Stage Story: Franklin Arguelles

Franklin was fortunate to stage at two locations in Tokyo, Japan. He spent his time at Den and La Bonne Table and walked away with a once-in-a-lifetime experience on what life outside of "the Island" is like.  

Why did you select Den and La Bonne Table for internships?

Hawaii is known as a “melting pot” state, home to many different types of ethnicities. Cooking here is known as Hawaii Regional Cuisine, and promotes locally grown ingredients prepared by different ethnic fusions. The restaurant I work at does that, but is also heavily influenced with Asian cuisine, especially Japanese Cuisine. When I asked my Chef for advice on where I should go to stage, he recommended I “go to Japan.” Growing up I was always interested in the Japanese culture, so deciding on Tokyo was a no brainer.

Den popped up when I searched “Asia’s 50 Best Restaurants.” Around the same time I was looking up restaurants in Tokyo, Den was featured in the Netflix original “Ugly Delicious” with Chef David Chang. I became even more interested after seeing that episode and fortunately,  Den accepted me!

Coming up with my second choice, I wanted to step out of my comfort zone and try something different. French cuisine came to mind and Japan was also big in French Cuisine. L’Effervescence was on the “Asia’s 50 best restaurants” list. Unfortunately, the timing was not working out, but after a little more research, I found out L’Effervesence has a sister restaurant, La Bonne Table.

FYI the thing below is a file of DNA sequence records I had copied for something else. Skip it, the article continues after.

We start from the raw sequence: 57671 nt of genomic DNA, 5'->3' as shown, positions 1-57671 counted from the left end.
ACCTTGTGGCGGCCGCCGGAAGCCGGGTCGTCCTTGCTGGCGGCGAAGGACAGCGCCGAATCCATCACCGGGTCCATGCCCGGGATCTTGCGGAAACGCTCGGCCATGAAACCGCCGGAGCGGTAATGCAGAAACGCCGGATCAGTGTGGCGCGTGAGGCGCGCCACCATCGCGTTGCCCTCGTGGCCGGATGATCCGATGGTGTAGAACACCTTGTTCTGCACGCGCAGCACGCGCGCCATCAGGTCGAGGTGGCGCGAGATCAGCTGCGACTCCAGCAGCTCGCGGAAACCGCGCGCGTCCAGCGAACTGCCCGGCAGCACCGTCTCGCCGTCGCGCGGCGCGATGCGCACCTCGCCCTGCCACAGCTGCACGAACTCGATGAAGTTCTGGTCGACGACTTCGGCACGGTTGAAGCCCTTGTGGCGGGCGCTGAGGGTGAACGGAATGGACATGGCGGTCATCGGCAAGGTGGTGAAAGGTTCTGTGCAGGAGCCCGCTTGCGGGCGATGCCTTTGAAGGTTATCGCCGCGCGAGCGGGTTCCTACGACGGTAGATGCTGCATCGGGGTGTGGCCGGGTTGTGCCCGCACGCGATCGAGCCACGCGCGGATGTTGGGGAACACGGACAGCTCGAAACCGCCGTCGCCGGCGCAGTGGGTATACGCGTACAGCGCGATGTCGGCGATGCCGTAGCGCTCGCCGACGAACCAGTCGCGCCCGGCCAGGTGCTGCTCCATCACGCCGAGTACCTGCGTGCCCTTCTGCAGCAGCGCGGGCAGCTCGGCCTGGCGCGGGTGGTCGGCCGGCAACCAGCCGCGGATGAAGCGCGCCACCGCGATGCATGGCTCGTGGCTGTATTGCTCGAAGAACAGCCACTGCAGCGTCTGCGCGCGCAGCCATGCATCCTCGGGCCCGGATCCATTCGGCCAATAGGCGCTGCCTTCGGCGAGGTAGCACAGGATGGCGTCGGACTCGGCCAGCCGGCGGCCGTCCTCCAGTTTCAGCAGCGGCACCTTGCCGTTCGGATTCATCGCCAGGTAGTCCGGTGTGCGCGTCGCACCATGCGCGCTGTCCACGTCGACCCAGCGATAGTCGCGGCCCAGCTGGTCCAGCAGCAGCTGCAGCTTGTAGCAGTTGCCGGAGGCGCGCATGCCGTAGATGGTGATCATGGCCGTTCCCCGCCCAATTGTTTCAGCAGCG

What was your internship experience like?

Before my first day at Den, I had a small interview at the restaurant where I introduced myself to the staff and was given a short tour of the restaurant. During my stage at Den I essentially was a floater. I would start at in the morning if they had lunch service, or early afternoon if it was only dinner service. Their line worked different than what I was used to, as they did not have formal stations. Instead, there was a large prep list and everyone was assigned specific tasks. During service, the stages would go back and forth to help prepare and plate up each course. The cooks themselves would serve the dishes, explain the dishes and mingle with the guests. When it got busy, the stages would also help run the dishes out to and from the dining room. During our down time, the stages would help wash dishes. The dishes were very fragile and needed to be hand washed, as they were handmade by a friend of Chef Hasegawa’s.

My experience at La Bonne Table was similar, except their kitchen did have stations like I was used to. Before service, I would go around each station and help with prep. During service, similar to Den, the cooks ran and served the dishes. Here I also help run food to the guests. I would mainly help Garde Manger / Desserts during service also.

What did you learn throughout your experience?

Tourism is one of the top industries here in Hawaii and a big part of that are visitors from Japan. Knowing some Japanese when working in the food beverage / hospitality industry really helps, so living and staging in Japan helped me improve my Japanese. I'm not saying I was fluent prior to going to Japan, but it did help with the language barrier, especially at La Bonne Table. I also learned some French at La Bonne Table - they would teach me some Japanese and French words, while I taught them English and some Filipino words. I was introduced to many different types of ingredients that Hawaii does not have access to. I have also learned the Japanese and French names of ingredients, both new to me and what I have used before.

Being an “Island Boy” my whole life, getting to live and work outside of Hawaii puts a whole new perspective not only on cooking, but also lifestyle.

Photos from Franklin's stage: